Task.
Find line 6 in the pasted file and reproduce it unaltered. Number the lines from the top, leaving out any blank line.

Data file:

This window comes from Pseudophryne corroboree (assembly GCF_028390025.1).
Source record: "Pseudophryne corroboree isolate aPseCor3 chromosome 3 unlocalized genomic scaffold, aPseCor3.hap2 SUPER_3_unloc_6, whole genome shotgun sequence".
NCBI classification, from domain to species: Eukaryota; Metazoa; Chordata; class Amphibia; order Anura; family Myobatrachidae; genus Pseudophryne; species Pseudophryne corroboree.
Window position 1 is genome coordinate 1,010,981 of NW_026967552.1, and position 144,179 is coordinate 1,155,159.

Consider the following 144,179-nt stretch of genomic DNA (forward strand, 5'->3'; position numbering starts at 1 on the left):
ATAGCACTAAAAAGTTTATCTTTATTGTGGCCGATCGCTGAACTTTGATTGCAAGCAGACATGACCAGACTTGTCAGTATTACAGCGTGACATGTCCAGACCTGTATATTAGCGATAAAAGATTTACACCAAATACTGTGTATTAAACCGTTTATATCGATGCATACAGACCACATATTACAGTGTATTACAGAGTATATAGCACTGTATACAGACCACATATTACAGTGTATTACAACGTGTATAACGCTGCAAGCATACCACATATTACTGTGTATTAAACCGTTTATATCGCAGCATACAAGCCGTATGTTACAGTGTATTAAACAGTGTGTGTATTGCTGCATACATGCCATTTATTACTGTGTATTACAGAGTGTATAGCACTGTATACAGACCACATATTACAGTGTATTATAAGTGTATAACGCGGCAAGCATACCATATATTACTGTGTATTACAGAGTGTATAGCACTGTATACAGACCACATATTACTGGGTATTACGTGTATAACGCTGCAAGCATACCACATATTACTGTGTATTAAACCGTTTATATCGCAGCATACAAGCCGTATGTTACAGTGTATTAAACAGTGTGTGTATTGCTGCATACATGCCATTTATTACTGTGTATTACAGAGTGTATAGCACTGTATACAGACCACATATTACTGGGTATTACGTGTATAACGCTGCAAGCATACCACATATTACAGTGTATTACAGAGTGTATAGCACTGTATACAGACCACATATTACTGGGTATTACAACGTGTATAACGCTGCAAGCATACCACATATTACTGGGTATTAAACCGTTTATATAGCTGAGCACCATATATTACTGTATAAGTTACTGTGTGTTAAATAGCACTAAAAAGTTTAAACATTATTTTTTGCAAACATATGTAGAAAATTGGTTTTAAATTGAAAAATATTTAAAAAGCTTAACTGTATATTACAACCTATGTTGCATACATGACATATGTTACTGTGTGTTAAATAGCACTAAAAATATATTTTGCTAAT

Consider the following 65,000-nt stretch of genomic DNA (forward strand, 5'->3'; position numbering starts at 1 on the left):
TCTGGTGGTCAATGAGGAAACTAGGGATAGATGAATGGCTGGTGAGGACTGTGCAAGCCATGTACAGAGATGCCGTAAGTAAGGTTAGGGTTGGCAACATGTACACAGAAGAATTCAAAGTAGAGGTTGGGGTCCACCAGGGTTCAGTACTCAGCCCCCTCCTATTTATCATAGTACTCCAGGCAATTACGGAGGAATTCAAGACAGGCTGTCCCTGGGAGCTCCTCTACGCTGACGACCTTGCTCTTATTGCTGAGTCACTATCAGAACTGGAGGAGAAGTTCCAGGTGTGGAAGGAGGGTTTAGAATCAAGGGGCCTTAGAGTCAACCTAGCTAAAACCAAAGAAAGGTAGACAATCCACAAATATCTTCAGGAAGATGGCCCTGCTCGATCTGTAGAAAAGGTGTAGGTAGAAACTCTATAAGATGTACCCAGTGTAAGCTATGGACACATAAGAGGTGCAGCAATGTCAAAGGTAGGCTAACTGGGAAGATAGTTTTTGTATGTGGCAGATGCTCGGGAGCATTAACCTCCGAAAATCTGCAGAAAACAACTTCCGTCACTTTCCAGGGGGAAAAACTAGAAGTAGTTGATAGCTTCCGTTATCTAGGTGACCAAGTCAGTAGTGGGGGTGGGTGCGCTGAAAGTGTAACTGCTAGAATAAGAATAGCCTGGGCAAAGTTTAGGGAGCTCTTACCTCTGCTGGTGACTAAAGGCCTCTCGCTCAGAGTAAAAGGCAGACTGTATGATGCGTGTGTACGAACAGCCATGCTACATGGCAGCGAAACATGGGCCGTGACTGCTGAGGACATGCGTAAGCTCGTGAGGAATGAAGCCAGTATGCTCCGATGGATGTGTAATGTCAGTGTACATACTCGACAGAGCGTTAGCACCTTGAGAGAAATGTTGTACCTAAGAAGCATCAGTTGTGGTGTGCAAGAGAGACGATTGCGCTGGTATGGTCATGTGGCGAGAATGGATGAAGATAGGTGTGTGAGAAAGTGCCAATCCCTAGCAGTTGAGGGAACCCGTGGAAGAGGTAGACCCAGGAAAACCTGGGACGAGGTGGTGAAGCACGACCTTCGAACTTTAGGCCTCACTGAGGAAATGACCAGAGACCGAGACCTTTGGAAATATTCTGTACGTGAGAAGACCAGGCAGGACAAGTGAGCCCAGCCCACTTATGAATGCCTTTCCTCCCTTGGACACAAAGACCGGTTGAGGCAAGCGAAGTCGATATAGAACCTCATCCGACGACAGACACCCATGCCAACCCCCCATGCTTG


ATAGCACTAAAAAGTTTATCTTTATTGTGGCCGATCGCTGAACTTTGATTGCAAGCAGACATGACCAGACTTGTCAGTATTACAGCGTGACATGTCCAGACCTGTATATTAGCGATAAAAGATTTACACCAAATACTGTGTATTAAACCGTTTATATCGATGCATACAGACCACATATTACAGTGTATTACAGAGTATATAGCACTGTATACAGACCACATATTACAGTGTATTACAACGTGTATAACGCTGCAAGCATACCACATATTACTGTGTATTAAACCGTTTATATCGCAGCATACAAGCCGTATGTTACAGTGTATTAAACAGTGTGTGTATTGCTGCATACATGCCATTTATTACTGTGTATTACAGAGTGTATAGCACTGTATACAGACCACATATTACAGTGTATTATAAGTGTATAACGCGGCAAGCATACCATATATTACTGTGTATTACAGAGTGTATAGCACTGTATACAGACCACATATTACTGGGTATTACGTGTATAACGCTGCAAGCATACCACATATTACTGTGTATTAAACCGTTTATATCGCAGCATACAAGCCGTATGTTACAGTGTATTAAACAGTGTGTGTATTGCTGCATACATGCCATTTATTACTGTGTATTACAGAGTGTATAGCACTGTATACAGACCACATATTACTGGGTATTACGTGTATAACGCTGCAAGCATACCACATATTACAGTGTATTACAGAGTGTATAGCACTGTATACAGACCACATATTACTGGGTATTACAACGTGTATAACGCTGCAAGCATACCACATATTACTGGGTATTAAACCGTTTATATAGCTGAGCACCATATATTACTGTATAAGTTACTGTGTGTTAAATAGCACTAAAAAGTTTAAACATTATTTTTTGCAAACATATGTAGAAAATTGGTTTTAAATTGAAAAATATTTAAAAAGCTTAACTGTATATTACAACCTATGTTGCATACATGACATATGTTACTGTGTGTTAAATAGCACTAAAAATATATTTTGCTAAT